The Senate is poised to vote on an infrastructure bill containing tax-reporting “revenue” provisions that could have devastating effects on the business model of cryptocurrency products and services. The crypto community is rightly outraged over sweeping language that could harm not just cryptocurrency exchanges such as Coinbase (COIN), but the software developers and other small entrepreneurs that keep the cryptocurrency “infrastructure” – or ecosystem – going.
The provisions of the bill – entitled the Infrastructure Investment and Jobs Act — go far beyond merely requiring cryptocurrency brokers to follow similar tax reporting rules for brokers of other financial assets like stocks, as proponents claim.
Since 2011, traditional brokerage firms have been required to report capital gains and losses to the government and send 1099 tax forms to the individual customers. Yet a comparison of the tax reporting requirements for traditional brokers and the broad language that would govern crypto in this bill show the latter provisions are far more extensive and intrusive in both definition of “broker” and the information that must be reported.
First, there is a much broader definition of “brokers” in the infrastructure bill. In the legislation requiring tax reporting for traditional financial assets, which passed as part of the Trouble Asset Relief Program (TARP) bailout of 2008, “broker” is defined relatively narrowly as a firm that deals directly with a customer. In that legislation and other provisions of tax law known as the “tax code”, a “broker” is defined as “a dealer, a barter exchange [which is defined elsewhere in the tax code as “any organization of members providing property or services who jointly contract to trade or barter such property or services”] and any other person who (for a consideration) regularly acts as a middleman with respect to property or services.”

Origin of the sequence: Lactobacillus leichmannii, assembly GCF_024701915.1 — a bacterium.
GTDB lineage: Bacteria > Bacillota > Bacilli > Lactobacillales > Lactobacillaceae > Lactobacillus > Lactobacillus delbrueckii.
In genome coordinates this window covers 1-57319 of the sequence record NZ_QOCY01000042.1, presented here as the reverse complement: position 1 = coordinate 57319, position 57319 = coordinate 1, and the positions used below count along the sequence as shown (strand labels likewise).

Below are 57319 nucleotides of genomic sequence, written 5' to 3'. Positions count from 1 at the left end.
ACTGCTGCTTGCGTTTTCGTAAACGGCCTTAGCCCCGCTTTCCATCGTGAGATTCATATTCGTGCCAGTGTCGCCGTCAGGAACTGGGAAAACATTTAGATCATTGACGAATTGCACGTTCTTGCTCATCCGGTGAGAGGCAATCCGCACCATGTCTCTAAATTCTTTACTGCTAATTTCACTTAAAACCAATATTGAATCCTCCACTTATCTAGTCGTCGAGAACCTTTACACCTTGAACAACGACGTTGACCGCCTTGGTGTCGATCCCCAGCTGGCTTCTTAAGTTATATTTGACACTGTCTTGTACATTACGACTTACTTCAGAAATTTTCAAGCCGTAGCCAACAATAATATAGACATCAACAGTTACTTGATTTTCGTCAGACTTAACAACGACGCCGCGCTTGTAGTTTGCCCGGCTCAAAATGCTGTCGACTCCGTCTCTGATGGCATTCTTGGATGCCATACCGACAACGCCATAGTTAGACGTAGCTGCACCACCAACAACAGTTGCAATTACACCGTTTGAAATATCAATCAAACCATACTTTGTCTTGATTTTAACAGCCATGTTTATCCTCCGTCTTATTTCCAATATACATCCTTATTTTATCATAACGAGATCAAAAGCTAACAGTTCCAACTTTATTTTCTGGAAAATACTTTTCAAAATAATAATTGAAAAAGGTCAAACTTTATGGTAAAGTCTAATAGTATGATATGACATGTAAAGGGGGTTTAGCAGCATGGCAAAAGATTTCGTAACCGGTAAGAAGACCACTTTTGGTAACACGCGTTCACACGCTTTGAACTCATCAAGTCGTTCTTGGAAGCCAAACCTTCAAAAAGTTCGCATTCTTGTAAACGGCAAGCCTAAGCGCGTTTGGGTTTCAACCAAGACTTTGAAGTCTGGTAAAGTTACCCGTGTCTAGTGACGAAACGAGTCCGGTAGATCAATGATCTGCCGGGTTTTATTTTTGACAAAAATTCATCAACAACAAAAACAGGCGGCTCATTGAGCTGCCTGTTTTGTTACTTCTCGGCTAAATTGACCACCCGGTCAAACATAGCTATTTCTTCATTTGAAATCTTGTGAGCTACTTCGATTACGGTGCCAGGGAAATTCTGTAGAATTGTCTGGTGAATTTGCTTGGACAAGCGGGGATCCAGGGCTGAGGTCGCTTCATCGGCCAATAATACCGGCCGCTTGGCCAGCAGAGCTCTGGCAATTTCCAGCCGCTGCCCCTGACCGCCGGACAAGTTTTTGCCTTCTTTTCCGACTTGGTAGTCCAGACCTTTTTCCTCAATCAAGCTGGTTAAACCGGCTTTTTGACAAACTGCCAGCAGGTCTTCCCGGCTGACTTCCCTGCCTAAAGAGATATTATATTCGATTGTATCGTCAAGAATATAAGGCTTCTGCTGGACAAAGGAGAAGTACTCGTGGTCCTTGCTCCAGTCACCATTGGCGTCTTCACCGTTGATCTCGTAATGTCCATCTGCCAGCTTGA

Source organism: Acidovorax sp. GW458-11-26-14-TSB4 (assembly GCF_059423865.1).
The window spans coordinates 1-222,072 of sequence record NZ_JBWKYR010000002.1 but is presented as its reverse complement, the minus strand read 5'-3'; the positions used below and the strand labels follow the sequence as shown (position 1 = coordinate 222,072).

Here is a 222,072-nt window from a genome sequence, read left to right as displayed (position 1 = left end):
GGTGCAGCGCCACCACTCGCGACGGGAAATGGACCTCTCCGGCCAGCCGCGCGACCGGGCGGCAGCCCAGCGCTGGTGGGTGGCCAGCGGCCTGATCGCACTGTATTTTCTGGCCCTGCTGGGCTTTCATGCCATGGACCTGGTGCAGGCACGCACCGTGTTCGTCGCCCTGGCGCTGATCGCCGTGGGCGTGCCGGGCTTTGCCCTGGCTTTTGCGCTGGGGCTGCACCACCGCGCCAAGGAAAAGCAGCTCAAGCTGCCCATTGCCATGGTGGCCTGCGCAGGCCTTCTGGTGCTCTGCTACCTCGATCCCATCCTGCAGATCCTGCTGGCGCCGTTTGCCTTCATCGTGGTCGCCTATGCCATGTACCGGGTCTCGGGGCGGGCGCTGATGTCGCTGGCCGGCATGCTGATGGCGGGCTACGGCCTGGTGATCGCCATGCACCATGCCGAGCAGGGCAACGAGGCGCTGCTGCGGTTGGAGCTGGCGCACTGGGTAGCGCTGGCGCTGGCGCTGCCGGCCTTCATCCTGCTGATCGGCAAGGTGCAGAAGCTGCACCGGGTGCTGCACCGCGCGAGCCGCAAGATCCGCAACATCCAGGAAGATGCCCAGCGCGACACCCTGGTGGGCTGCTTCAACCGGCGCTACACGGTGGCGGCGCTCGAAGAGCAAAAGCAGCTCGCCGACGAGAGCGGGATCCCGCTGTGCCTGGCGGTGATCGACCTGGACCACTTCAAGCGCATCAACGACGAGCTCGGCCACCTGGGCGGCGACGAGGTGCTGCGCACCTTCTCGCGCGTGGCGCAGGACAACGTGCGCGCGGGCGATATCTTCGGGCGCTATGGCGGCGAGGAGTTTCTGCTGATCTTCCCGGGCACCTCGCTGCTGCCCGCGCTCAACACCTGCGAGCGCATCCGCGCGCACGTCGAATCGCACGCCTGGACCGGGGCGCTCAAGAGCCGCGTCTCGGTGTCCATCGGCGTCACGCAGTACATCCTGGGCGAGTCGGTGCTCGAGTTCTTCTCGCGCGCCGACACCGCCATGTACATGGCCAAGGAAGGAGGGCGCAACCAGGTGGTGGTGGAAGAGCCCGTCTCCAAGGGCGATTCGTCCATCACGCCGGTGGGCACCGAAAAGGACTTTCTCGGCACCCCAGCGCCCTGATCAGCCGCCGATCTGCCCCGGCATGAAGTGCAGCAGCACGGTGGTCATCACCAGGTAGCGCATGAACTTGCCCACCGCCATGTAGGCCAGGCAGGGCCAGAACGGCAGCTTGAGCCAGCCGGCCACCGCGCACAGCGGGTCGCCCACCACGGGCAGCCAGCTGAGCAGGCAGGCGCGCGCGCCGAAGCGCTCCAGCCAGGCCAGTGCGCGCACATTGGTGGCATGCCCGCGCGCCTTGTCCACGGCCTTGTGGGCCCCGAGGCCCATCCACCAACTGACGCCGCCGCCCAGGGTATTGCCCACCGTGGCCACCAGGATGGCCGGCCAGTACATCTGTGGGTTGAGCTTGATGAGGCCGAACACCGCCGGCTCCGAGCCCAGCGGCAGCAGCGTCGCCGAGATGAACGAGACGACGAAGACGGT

By contrast, the infrastructure bill provisions on tax reporting include in the definition of a broker (on page 2434 of the embedded PDF file of the bill) “any person who (for consideration) is responsible for regularly providing any service effectuating transfers of digital assets on behalf of another person.” Thus, unlike the provisions of the tax code governing traditional financial assets, these rules could lump in as “brokers” of cryptocurrency or “digital assets” – depending on the interpretation of those running the Treasury Department and Internal Revenue Service (IRS) – a vast array of individuals who provide services but do not interact directly with cryptocurrency customers.
“The broad, confusing language leaves open a door for almost any entity within the cryptocurrency ecosystem to be considered a ‘broker’—including software developers and cryptocurrency startups that aren’t custodying or controlling assets on behalf of their users,” observes the liberal-leaning civil liberties group the Electronic Frontier Foundation.
Read the full article at Forbes.